Doctors commonly employ the use of anesthesia when a patient goes through surgery or any major medical procedure. Anesthetic agents inhibit pain receptors and generally work in such a way as to numb the anesthetized. Anesthesiologists use three main forms of anesthesia. This includes: Local anesthesia – The drug blocks transmission of certain nerve impulses to a specific area of the body or spinal ...
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  • $1.75 Million Verdict in Delayed Diagnosis of Cancer Case

    Posted By Kinnard, Clayton & Beveridge, Feb 2, 2016

    Kinnard, Clayton & Beveridge’s Nashville medical malpractice lawyers were able to secure a $1.75 million verdict for our client whose breast cancer diagnosis had been delayed . On Thursday, January 28, 2016, a Rutherford County Jury awarded a $1.75 million verdict in a medical malpractice case. The case was Peggy L. Kellerman and William Kellerman v. Middle Tennessee Medical Center, Inc. (now St ...
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  • Dangers of Paramedic Intubation Errors

    Posted By Kinnard, Clayton & Beveridge, Dec 14, 2015

    When someone suffers a traumatic injury, the first people on the scene are usually emergency medical technicians. They embody a light of hope in a dangerous and hopeful situation. However, in cases of high risk, it is important that these technicians proceed with care and precision. This can be hard to do in the hectic environment in which they work. These intense circumstances can cause the ...
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  • There are benefits to early breast cancer detection

    Posted By Kinnard, Clayton & Beveridge, Oct 13, 2015

    Due to the claims made by popular media, many Tennessee women may not believe that early detection of breast cancer is important. However, a recently-published study indicates that women are more likely to survive longer if their breast cancer is diagnosed earlier than later. The study utilized data that was taken from 1999 to 2005 from around 174,000 Dutch women. The popular view regarding breast ...
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  • Book seeks to improve nontechnical surgery skills

    Posted By Kinnard, Clayton & Beveridge, Oct 8, 2015

    Tennessee residents may be aware that surgical errors often happen for nontechnical reasons such as poor communication, failures of leadership or a lack of teamwork. These errors, known as "never events" because they are never supposed to happen, actually happen to about 6 percent of hospital patients in relation to surgery and may include surgery on the wrong site, errors with drugs and leaving ...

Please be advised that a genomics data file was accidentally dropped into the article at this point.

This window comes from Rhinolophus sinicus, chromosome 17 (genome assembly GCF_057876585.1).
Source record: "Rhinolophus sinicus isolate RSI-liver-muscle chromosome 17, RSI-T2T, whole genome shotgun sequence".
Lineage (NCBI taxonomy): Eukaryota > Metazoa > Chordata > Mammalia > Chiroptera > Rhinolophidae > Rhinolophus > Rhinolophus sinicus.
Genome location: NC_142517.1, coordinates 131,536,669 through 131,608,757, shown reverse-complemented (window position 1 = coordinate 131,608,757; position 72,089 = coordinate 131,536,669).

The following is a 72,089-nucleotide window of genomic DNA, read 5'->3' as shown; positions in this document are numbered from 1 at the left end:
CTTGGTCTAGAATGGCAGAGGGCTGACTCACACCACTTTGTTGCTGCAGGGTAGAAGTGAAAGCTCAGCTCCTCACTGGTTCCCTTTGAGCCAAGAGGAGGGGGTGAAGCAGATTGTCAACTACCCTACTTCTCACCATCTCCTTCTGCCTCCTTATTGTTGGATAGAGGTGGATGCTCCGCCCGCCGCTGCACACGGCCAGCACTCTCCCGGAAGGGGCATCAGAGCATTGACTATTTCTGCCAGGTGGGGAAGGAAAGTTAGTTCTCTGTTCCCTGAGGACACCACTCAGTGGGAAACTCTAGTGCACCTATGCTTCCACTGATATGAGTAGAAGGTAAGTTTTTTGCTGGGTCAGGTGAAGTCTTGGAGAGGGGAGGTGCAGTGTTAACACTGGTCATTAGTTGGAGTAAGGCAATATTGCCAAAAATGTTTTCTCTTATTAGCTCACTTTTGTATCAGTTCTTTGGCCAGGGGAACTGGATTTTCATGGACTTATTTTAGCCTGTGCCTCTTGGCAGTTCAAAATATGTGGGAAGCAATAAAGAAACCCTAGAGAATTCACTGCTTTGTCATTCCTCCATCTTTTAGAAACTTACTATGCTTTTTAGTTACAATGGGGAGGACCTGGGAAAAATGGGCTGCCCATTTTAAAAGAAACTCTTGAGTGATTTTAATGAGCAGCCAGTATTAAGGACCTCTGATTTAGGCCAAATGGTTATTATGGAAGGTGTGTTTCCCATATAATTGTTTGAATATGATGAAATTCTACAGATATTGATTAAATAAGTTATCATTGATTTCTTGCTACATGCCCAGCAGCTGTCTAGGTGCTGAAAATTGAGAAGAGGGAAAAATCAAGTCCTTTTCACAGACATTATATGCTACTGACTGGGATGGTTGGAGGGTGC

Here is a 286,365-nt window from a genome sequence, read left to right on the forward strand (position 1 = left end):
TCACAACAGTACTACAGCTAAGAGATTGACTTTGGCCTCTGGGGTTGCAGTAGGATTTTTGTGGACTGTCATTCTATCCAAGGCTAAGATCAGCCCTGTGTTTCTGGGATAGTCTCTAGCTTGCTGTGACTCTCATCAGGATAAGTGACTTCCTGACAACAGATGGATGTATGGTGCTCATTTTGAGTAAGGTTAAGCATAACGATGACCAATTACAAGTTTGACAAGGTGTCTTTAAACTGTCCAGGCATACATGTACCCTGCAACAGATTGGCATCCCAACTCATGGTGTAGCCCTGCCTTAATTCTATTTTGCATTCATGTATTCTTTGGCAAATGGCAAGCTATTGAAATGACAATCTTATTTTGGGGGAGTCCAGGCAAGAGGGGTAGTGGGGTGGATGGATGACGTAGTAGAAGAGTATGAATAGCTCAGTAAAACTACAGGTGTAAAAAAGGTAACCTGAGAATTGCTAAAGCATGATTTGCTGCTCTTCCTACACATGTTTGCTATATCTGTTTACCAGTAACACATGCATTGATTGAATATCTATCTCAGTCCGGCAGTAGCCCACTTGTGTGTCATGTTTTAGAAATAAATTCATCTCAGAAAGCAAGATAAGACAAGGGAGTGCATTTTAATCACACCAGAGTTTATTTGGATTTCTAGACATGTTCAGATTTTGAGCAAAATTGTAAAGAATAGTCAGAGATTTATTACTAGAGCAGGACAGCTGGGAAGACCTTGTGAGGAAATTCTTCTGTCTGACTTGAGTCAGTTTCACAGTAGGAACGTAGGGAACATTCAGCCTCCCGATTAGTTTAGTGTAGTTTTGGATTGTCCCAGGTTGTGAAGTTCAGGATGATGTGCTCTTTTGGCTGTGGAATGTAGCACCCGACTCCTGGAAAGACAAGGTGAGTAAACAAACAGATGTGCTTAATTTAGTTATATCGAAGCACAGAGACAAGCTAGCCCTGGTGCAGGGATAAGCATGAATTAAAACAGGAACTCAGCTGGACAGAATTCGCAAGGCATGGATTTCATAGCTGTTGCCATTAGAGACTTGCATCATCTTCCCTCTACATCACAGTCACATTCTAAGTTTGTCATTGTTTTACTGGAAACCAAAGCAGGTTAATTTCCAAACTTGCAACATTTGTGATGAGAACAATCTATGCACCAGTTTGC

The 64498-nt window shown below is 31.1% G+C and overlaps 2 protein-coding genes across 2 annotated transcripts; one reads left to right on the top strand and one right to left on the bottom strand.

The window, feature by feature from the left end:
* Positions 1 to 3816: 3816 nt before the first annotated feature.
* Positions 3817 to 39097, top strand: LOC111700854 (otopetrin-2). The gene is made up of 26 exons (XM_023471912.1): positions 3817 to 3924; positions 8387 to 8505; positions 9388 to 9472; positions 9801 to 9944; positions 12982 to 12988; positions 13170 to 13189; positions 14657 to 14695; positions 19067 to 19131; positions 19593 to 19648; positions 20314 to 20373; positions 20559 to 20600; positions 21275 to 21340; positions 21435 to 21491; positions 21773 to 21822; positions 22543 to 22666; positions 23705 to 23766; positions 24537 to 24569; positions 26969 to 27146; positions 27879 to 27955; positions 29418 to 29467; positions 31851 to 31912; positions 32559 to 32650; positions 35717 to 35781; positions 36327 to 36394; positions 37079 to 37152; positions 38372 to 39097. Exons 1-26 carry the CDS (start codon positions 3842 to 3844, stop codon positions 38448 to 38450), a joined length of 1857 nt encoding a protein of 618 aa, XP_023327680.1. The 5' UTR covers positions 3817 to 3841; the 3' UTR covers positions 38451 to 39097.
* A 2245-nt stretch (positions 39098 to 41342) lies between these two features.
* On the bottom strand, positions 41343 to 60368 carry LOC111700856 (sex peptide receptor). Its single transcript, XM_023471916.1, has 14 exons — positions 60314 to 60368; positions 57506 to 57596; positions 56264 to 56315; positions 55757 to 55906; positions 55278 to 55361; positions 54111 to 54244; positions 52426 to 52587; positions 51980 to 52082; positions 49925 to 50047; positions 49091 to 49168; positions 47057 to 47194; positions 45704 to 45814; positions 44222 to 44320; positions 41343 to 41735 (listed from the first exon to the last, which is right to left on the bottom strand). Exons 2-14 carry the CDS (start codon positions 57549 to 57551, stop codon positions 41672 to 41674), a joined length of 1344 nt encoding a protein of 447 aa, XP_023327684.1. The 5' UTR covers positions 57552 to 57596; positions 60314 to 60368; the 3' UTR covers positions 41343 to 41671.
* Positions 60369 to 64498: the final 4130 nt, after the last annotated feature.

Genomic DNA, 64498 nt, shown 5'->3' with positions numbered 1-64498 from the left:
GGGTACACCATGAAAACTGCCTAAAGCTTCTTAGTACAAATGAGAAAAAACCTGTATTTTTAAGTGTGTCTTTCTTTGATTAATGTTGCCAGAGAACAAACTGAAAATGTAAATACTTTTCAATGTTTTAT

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  • Cancer patients do better when given diagnosis details

    Posted By Kinnard, Clayton & Beveridge, Sep 28, 2015

    Tennessee residents who have a family member who has been diagnosed with cancer may be interested in a new study that shows that cancer patients who receive detailed information about their diagnosis and prognosis are twice as likely to have a positive outcome as those who are kept in the dark. The study was recently published in an international peer-reviewed journal. Researchers in the United ...
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  • Steps hospitals can take to reduce medical malpractice

    Posted By Kinnard, Clayton & Beveridge, Aug 11, 2015

    Tennessee residents may not be surprised to hear that approximately 85,000 medical malpractice cases are filed across the nation each year. It has been estimated that there are 1 million medical injuries on an annual basis as well. Because each such injury can potentially become a malpractice case, there are ways that health care facilities can reduce their incidence. One way is to implement ...
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  • Legislation proposed to allow recording of surgeries

    Posted By Kinnard, Clayton & Beveridge, Aug 7, 2015

    If the Tennessee legislature follows Wisconsin's example, then the medical malpractice field might have new investigation tools available in cases involving surgical errors. A Wisconsin representative recently introduced a bill that would require health care facilities to allow patients the option of having their surgeries audiovisually recorded. Patients also could execute an advance directive ...
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  • Organizations and governments targeting maternal mortality

    Posted By Kinnard, Clayton & Beveridge, Jul 30, 2015

    In the early 20th century, nearly 1 percent of live childbirths resulted in complications which led to the death of the mother. Advances in medical technology and knowledge in hospitals in Tennessee and across the U.S. lowered the rate in 1987 to less than eight deaths per 100,000 births. By 2013, though, the maternal mortality rate had risen to 18.5 deaths per 100,000 births. In attempts to ...